The social players liked to hang out and socialize. The creative players took their role playing very seriously. The analytic players would focus on tactics and strategy and solving puzzles. All three of these player types could work together well.
But, when a competitive player joined, things would often become tense.
The tension had little to do with the competitive aspect. In fact, all of the other player types would sometimes dabble in competition. The issue was that the competitive players usually broke the intent of the game or scenario. They would focus on the contract of the game (the rules) and seek out loopholes or ways to bend the rules to create superior advantage. These players were pejoratively called min-maxers or game lawyers. Basically, they were playing a different game than the rest.
I often find that these archetypes fit in real life. Most people get along fine. They understand the social rules and the basic laws. They understand the intent of things rather than the wording of the contracts. They understand that contracts aren't perfect and that there is a lot of room for personal judgement.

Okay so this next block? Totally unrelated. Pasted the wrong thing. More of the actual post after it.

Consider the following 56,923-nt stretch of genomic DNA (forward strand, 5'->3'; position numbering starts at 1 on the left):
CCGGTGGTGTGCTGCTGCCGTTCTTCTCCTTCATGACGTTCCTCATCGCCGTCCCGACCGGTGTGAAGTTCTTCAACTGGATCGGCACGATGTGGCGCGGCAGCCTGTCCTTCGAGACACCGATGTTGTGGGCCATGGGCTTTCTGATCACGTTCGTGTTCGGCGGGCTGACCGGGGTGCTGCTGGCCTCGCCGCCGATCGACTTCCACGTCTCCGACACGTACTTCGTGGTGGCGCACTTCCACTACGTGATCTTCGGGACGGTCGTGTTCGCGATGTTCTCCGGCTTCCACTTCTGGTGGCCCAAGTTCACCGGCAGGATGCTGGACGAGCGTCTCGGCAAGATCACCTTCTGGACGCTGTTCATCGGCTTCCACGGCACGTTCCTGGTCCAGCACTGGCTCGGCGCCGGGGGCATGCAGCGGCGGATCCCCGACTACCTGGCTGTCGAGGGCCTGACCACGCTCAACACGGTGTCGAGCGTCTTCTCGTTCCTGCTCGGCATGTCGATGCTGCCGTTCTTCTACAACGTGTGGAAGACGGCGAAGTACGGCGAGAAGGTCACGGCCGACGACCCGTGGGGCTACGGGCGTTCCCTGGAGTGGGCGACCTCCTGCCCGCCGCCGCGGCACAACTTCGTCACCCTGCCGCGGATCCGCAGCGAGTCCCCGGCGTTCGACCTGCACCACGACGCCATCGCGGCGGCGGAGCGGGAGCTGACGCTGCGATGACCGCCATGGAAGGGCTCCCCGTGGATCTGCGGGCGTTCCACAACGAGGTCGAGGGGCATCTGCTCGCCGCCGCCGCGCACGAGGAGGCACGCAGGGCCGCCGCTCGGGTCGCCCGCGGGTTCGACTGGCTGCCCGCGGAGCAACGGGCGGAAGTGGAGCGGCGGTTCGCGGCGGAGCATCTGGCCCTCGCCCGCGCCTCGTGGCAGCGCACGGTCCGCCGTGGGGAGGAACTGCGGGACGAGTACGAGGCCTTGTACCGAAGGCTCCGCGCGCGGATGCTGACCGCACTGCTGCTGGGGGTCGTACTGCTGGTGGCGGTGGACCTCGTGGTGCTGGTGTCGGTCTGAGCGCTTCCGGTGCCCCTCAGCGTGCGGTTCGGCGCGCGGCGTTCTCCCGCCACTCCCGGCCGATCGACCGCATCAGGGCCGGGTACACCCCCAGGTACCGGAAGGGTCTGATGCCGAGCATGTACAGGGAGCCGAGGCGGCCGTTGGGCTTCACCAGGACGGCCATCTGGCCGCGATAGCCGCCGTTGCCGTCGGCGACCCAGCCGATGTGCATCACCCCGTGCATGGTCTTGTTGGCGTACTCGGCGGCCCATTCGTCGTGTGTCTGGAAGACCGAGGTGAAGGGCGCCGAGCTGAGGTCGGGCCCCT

But, some people take the rules as an optimization problem. They seek to use them to both maximize their position as well as to justify their behavior. And, the rest of the people are constantly trying to keep up - trying to expand laws, regulations and social rules so that their actions are constrained. It's like a never ending arms race.
Unfortunately, these are the people who now rule the world. But, it causes ripples where we all now have to assume those behaviors to keep up. The orginal intent of the game has been lost, and now the rules are the game.
The poseurs are those with all the gear but no idea. It takes them time to be accepted by your game playing clique, you may even put them through some hazing and initiation before they are accepted. They want to play the game but do not know the ins and outs. Therefore they become easy prey to believing what your narcissist game player tells them.
In politics the electorate is essentially entirely poseur. Most employees have no idea how to run a company even the one they work for, even if they have worked there for decades. So, why on election day does the uninformed, propagandized to masses get to have a say?
Invariably yet another narcissist gets into office, regardless of their political colours.